America’s Semiconductor Industry Association (SIA) has commended President Biden’s backing of US$50bn investment for chip manufacturing and research, following a meeting between Administration officials and those in the supply chain industry.

The discussions covered the global chip shortage, Biden’s infrastructure plan and other issues in the semiconductor supply chain.

Meeting participants included SIA board members Tom Caulfield, CEO of GlobalFoundries, Pat Gelsinger, CEO of Intel and Sanjay Mehrotra, CEO of Micron Technology, along with senior executives from SIA member companies, NXP, Samsung and TSMC.

“We appreciate the White House meeting with industry leaders about the importance of ensuring a strong and resilient semiconductor supply chain and we commend President Biden’s support for US$50bn in semiconductor manufacturing and research investments to achieve this goal,” said SIA president and CEO, John Neuffer.

"Semiconductors are at the heart of America's job creation, pandemic response, national security, education system and growth and innovation across a range of sectors, including aerospace, automotive, cloud computing, medical devices, telecommunications and many others.

"Funding the chip manufacturing incentives and research investments called for in the CHIPS for America Act, as President Biden's infrastructure plan would do, will strengthen US semiconductor production and innovation across the board so all sectors of our economy have the chips they need.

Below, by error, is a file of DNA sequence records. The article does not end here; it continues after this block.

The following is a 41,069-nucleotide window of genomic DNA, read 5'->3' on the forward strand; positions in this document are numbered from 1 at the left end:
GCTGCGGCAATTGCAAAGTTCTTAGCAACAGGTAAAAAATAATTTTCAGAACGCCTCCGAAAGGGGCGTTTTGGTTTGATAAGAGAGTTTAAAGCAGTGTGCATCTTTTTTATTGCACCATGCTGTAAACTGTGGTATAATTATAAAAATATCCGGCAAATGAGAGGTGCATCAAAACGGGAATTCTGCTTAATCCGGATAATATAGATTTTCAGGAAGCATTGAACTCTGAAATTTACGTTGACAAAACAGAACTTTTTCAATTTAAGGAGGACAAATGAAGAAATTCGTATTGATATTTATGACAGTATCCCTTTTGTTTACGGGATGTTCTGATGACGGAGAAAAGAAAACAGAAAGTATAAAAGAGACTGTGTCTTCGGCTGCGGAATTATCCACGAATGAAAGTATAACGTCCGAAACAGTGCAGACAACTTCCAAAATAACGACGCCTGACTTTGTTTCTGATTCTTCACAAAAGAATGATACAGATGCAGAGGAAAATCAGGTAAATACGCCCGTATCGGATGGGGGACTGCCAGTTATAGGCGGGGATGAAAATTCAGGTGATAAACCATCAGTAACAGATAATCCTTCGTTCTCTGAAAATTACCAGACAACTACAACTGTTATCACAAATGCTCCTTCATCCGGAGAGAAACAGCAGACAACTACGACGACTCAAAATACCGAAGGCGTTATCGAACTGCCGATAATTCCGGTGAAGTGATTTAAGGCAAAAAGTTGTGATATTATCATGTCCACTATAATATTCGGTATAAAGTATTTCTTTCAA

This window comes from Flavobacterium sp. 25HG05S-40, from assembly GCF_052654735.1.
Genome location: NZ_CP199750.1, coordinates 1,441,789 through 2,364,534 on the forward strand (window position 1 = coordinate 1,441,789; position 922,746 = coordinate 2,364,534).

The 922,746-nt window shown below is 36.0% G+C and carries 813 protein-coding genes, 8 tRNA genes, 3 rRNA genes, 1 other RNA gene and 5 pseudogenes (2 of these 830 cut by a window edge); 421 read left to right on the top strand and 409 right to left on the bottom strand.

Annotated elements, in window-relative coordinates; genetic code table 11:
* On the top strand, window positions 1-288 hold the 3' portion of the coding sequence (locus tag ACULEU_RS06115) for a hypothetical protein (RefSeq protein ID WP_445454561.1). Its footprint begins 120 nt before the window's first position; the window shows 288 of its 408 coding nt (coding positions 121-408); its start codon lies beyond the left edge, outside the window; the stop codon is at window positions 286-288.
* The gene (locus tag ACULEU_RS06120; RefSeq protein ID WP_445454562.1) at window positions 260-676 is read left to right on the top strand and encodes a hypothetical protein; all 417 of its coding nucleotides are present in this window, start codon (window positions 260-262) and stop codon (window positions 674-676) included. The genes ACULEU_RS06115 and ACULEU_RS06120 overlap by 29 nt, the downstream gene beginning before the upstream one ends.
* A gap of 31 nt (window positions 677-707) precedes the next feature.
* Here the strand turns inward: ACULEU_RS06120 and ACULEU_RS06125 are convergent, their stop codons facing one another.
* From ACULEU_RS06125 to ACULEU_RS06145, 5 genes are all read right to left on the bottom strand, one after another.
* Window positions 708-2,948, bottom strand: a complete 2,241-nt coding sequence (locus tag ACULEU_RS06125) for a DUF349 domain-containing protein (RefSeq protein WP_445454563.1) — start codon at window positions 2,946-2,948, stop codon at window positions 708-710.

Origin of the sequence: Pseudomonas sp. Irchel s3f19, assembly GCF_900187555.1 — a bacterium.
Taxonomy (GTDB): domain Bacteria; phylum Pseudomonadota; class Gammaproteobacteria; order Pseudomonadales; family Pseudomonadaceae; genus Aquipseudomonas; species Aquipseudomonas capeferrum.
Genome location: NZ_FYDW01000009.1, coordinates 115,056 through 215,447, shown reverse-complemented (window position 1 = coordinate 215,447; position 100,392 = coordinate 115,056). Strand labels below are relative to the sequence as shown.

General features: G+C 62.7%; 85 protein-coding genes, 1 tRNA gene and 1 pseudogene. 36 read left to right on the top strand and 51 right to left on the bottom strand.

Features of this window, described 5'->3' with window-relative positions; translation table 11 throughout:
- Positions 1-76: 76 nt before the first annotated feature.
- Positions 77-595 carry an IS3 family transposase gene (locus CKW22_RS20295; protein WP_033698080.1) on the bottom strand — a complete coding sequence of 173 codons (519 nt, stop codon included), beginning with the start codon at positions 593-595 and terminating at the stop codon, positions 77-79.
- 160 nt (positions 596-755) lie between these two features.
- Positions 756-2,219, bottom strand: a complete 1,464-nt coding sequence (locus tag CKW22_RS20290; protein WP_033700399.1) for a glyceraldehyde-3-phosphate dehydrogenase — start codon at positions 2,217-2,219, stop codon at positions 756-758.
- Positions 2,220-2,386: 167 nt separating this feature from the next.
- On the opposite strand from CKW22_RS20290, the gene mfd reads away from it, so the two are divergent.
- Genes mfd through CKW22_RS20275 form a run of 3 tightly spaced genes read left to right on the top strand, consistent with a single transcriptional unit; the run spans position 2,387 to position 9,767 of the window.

"[The] meeting marks the continuation of a strong partnership between the Biden Administration and industry to strengthen America's semiconductor supply chain by enacting Federal investments in domestic chip manufacturing and research."

In January, the US Congress enacted the CHIPS for America Act as part of the FY 2021 National Defense Authorization Act (NDAA). The new law calls for incentives for domestic semiconductor manufacturing and investments in chip research.

Earlier this week (15 April), the Taiwan Semiconductor Manufacturing Company (TSMC) warned the global chip shortage affecting industries including automotive and consumer electronics may continue into 2022.

The world's largest semiconductor company said it was building new factories and hiring thousands of people to match the soaring demand for silicon.

During the next three years it plans to invest US$100bn in expanding capacity.